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Region 19 of the National Labor Relations Board sides with Guild over illegally withheld salary minimums

03 Jun, 2021

Region 19 of the National Labor Relations Board (NLRB) announced last week that it found merit to the Washington State NewsGuild’s charge that the McClatchy Company illegally withheld long overdue raises to recently unionized journalists.

The Washington State NewsGuild filed an unfair labor practice complaint on April 6 charging the McClatchy company with wrongfully refusing to include Washington employees in its rollout of a company-wide wage floor increase after employees announced their intent to unionize on Dec. 16, 2020. Those charges alleged McClatchy had unlawfully interfered with employees’ exercise of protected rights under the National Labor Relations Act and retaliated against employees for engaging in protected activity.

Effective March 1, the McClatchy company announced new salary floors of $42,000 and $45,000 for its journalists, depending on where they work.

While we had hoped that our parent company would willingly invest in its employees and not withhold these much needed raises during a pandemic, we are glad to see the NLRB see merit in our position. An NLRB Board Agent will now begin negotiating a settlement on the Guild’s behalf so employees who should have seen wages increase under the new salary minimums will receive their raises at long last, as well as back pay for what they should have been paid all along. If the company does not reach a settlement agreement with Region 19, the Region will schedule a hearing with an administrative law judge to adjudicate the charges.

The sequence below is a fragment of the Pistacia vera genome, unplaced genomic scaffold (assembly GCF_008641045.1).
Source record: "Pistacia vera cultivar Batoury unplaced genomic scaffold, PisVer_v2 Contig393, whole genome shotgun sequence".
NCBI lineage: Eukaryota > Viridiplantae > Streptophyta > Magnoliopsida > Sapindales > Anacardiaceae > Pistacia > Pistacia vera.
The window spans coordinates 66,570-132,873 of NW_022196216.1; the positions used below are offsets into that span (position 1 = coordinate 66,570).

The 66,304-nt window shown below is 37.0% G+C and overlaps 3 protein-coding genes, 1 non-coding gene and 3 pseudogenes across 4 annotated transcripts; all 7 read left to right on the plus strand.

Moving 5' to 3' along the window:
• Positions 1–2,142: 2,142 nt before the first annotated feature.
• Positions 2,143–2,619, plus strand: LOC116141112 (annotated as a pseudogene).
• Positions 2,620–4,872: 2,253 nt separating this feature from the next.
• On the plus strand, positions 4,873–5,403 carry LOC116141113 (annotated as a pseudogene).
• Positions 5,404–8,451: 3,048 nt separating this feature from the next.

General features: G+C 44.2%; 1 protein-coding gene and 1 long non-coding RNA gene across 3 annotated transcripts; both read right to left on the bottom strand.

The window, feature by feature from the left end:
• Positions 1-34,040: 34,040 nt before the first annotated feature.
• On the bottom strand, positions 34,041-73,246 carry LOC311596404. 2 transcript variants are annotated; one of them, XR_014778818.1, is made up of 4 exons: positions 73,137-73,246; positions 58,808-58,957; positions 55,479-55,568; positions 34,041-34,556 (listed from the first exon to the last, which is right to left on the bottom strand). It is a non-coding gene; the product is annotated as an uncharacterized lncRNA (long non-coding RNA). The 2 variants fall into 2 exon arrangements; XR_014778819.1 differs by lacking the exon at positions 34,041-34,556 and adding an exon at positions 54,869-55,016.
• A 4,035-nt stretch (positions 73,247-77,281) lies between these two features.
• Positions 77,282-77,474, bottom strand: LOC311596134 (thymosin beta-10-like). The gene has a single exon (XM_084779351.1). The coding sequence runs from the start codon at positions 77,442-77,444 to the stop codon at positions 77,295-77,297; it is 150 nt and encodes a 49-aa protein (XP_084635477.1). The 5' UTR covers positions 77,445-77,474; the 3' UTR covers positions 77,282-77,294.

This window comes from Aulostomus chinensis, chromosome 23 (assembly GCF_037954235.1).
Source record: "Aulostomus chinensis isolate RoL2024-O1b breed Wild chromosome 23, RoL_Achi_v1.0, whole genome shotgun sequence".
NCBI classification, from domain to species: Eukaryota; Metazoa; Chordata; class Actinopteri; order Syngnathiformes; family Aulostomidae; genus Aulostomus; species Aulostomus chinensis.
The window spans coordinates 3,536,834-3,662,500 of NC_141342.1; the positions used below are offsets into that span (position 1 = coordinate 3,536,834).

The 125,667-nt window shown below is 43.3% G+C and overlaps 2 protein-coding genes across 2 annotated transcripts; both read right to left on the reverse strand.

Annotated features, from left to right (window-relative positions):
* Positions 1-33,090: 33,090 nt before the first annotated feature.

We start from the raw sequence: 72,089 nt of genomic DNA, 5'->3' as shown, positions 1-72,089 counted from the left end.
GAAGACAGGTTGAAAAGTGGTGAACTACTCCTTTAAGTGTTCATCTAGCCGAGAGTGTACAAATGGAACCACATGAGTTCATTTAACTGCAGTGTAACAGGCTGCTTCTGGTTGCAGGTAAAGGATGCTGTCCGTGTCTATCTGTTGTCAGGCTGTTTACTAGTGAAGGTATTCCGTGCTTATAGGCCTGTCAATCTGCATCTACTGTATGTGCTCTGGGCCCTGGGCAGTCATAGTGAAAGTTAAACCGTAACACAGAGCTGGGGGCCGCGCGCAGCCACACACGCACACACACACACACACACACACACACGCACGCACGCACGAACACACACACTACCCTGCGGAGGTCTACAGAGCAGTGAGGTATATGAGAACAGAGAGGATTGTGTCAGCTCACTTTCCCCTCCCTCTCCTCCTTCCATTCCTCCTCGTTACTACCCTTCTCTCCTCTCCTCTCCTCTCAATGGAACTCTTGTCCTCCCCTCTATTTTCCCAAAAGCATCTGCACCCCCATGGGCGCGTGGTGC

This is a sign that our unionization efforts can and will work to improve the working conditions of our members. We will soon enter into negotiations with McClatchy to finally ensure our employees are given the support they need to continue serving our communities. 

When our parent company said the cost of living was increasing while wages were not, they were right. That made it all the more disappointing that, despite acknowledging the challenges facing Washington journalists, McClatchy refused to support us. They refused to extend the new pay minimums offered to non-union publications to our members after fighting our request for recognition, and continue to refuse to extend the new salary minimums to unionized newspapers across the country.

Though we are prepared to continue to do whatever it takes to ensure local journalism can be preserved in our communities, it should not take months of work and organizing to get the bare minimum: a salary floor that reflects the cost of living. 

The process of getting our members what they are owed will likely take a few more weeks.  We remain confident in the strength of our organizing efforts and the commitment of our journalists to fight to build a future for robust journalism in our communities.